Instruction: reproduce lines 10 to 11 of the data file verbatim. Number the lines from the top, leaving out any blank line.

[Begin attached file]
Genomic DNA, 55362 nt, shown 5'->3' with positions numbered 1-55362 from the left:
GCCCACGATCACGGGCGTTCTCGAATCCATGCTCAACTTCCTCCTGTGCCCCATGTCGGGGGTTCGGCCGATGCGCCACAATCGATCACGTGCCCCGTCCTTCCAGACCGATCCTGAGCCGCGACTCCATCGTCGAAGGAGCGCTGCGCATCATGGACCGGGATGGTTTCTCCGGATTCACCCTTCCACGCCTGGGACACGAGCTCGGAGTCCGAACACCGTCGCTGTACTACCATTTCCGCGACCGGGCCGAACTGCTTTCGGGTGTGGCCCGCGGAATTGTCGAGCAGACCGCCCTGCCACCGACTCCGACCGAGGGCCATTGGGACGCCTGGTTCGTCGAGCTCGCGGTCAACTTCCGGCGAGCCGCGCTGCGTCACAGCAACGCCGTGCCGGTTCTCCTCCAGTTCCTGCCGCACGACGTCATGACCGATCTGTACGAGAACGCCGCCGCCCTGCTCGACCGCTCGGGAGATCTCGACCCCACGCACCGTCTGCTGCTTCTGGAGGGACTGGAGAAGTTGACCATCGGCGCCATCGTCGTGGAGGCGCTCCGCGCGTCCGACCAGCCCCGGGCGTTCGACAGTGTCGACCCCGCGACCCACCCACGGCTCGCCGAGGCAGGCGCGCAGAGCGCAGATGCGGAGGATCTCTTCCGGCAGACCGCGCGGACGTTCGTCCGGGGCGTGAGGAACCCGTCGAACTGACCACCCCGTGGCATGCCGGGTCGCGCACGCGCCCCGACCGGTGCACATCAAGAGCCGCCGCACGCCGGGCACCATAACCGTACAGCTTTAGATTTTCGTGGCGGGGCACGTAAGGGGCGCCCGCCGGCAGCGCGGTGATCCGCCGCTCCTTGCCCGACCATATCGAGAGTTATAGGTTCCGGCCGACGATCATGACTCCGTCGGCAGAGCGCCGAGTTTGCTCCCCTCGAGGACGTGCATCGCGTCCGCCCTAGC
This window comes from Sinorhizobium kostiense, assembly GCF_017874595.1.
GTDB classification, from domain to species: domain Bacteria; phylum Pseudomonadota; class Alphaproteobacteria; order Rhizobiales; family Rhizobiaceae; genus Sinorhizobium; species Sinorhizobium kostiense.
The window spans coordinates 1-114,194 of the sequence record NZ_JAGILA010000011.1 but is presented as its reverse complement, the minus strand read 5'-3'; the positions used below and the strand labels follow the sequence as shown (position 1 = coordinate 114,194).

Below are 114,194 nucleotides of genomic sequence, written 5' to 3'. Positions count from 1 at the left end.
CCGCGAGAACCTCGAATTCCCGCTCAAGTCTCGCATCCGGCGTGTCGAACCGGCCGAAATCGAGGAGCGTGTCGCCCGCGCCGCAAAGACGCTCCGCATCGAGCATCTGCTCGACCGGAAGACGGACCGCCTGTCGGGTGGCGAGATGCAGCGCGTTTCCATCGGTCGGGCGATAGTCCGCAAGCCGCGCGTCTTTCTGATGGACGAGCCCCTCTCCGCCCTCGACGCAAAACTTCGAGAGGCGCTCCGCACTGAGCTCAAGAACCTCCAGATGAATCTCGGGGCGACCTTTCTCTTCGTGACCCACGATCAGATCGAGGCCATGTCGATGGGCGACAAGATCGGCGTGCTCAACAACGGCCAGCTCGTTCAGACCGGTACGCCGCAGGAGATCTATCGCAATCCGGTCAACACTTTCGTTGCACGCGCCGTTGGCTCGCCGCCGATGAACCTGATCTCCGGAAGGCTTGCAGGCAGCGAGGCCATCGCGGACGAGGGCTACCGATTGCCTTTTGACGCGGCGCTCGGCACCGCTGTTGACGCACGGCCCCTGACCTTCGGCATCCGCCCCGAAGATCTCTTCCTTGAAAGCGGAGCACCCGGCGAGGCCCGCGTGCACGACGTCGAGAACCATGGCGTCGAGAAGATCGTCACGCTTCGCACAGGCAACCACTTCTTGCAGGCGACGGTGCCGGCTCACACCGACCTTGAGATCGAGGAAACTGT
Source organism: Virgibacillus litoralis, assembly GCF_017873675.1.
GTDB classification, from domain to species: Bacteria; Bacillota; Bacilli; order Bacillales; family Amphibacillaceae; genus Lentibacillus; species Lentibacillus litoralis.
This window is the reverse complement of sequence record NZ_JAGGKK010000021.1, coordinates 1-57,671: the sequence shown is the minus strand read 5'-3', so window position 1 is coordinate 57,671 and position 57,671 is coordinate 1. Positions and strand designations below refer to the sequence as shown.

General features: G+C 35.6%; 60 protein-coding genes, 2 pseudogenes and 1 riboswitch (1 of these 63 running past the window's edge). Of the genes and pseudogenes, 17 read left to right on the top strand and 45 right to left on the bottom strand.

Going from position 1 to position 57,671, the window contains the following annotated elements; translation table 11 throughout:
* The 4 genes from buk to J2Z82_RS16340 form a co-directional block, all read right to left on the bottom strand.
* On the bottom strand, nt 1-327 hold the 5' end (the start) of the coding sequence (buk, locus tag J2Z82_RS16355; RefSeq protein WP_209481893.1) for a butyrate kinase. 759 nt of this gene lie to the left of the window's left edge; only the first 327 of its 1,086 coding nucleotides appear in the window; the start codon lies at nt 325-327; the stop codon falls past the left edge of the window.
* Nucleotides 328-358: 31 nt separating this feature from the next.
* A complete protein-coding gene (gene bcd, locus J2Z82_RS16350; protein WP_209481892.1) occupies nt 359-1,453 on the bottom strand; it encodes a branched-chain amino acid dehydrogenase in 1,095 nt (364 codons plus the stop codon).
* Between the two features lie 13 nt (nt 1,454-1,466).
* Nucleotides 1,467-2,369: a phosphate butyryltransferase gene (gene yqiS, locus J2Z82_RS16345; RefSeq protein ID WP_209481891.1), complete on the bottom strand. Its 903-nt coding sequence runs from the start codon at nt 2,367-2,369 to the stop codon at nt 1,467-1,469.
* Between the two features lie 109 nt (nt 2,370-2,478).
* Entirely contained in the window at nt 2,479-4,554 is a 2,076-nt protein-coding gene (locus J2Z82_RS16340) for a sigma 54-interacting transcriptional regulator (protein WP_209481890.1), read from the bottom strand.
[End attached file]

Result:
This window is the reverse complement of sequence record NZ_JAGGKK010000021.1, coordinates 1-57,671: the sequence shown is the minus strand read 5'-3', so window position 1 is coordinate 57,671 and position 57,671 is coordinate 1. Positions and strand designations below refer to the sequence as shown.

General features: G+C 35.6%; 60 protein-coding genes, 2 pseudogenes and 1 riboswitch (1 of these 63 running past the window's edge). Of the genes and pseudogenes, 17 read left to right on the top strand and 45 right to left on the bottom strand.